Here's one designer's vision for the turbine-powered Porsche racer of tomorrow.
Race cars move pretty quickly, but so does racing. Fans, drivers, and engineers from just a decade or two ago likely wouldn't believe what modern competition machinery has come to look like today. And by the same token, we probably won't recognize the racing cars that are likely to be lapping the world's circuits in another decade or two. But if this is what they'll look like ten, twenty yeas down the line, consider us excited.
The short-tail (or "Kurzheck") version of the one of Zuffenhausen's most celebrated sports racing prototypes gave Porsche the first two of its record 19 overall victories in the 24 Hours of Le Mans. It's also the car that Steve McQueen (as Michael Delaney) drove in the 1971 cult classic film Le Mans, complete with that iconic blue and orange Gulf Oil livery.
Turner saw fit to adorn his design with the same livery, and even put Delaney's name and Star-Spangled Banner under the window – alongside his own name (with Union Jack) and that of Michael Schumacher (with the Schwarz-Rot-Gold).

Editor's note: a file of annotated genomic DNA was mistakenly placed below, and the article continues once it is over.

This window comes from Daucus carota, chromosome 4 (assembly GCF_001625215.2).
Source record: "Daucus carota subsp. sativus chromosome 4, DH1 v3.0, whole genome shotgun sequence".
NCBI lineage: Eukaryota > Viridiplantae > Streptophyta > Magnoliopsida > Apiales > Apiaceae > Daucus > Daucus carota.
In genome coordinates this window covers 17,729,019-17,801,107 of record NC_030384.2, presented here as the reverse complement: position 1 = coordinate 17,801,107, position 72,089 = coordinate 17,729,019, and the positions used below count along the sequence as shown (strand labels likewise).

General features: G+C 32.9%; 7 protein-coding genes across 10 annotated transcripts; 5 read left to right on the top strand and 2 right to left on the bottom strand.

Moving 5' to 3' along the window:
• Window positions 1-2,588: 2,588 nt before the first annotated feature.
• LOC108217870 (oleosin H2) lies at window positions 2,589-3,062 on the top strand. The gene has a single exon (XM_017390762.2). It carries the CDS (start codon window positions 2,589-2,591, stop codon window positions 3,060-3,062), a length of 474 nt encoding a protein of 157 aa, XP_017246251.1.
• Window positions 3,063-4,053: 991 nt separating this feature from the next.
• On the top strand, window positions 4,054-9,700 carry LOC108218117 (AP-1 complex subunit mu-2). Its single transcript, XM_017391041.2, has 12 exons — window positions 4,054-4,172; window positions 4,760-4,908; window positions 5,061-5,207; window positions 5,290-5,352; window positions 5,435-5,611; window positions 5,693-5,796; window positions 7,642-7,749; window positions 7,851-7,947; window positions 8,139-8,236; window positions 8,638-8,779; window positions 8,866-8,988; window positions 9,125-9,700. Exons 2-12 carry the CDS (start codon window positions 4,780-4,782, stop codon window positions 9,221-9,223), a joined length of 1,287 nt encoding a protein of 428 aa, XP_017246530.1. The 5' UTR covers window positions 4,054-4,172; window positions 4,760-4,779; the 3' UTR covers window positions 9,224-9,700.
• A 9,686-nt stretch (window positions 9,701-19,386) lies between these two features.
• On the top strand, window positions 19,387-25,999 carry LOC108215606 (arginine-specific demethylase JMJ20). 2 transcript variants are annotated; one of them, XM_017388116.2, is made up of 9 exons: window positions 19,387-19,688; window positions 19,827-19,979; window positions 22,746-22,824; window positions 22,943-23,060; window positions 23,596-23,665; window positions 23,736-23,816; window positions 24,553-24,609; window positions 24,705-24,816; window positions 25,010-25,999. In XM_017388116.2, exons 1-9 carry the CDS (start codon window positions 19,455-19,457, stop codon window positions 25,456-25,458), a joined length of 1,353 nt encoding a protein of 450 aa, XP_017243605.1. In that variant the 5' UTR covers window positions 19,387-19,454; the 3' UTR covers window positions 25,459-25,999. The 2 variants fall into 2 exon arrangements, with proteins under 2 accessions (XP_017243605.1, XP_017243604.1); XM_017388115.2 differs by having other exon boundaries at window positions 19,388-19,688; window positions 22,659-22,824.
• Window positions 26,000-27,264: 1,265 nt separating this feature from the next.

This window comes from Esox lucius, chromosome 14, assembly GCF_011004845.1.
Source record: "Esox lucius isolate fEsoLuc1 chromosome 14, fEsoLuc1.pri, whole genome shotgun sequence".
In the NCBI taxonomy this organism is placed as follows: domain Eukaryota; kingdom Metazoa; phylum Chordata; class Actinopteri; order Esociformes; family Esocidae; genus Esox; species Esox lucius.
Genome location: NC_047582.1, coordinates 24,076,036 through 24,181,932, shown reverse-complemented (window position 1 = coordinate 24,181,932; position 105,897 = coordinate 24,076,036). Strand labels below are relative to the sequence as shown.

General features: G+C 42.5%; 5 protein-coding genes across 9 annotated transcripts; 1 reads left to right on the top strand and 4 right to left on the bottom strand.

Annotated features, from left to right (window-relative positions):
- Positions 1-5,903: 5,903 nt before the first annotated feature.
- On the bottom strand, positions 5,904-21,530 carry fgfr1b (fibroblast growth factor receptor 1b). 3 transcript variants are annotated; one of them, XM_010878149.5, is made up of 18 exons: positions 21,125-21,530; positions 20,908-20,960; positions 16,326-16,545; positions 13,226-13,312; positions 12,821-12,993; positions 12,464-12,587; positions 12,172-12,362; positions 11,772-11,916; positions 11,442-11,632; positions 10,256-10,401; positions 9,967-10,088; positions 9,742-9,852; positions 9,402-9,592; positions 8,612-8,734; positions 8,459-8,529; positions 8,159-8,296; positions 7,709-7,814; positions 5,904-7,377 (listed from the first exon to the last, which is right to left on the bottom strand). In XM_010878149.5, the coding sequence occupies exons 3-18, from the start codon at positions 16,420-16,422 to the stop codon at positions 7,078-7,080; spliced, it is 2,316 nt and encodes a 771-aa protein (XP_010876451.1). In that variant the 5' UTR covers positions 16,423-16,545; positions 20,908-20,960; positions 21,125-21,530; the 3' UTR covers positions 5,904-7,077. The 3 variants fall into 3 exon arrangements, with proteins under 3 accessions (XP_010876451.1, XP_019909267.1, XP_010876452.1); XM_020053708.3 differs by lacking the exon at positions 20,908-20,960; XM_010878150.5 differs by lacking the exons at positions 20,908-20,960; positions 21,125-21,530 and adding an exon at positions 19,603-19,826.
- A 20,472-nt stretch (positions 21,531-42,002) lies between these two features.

The shape, to our eye, looks closer to an enclosed Can-Am racer (like the 917/30 version of the same) – but the rest of the design belongs firmly in the future, right down to the powertrain. The window into the engine bay shows what appears to be a dual-turbine setup. British Racing Motors and American Howmet tried running turbines at Le Mans in the 1960s (with limited success), and Jaguar more recently envisioned powering its C-X75 supercar with micro-turbines.
Maybe Porsche could one day achieve what those companies couldn't. One can only dream, and might as well dream big.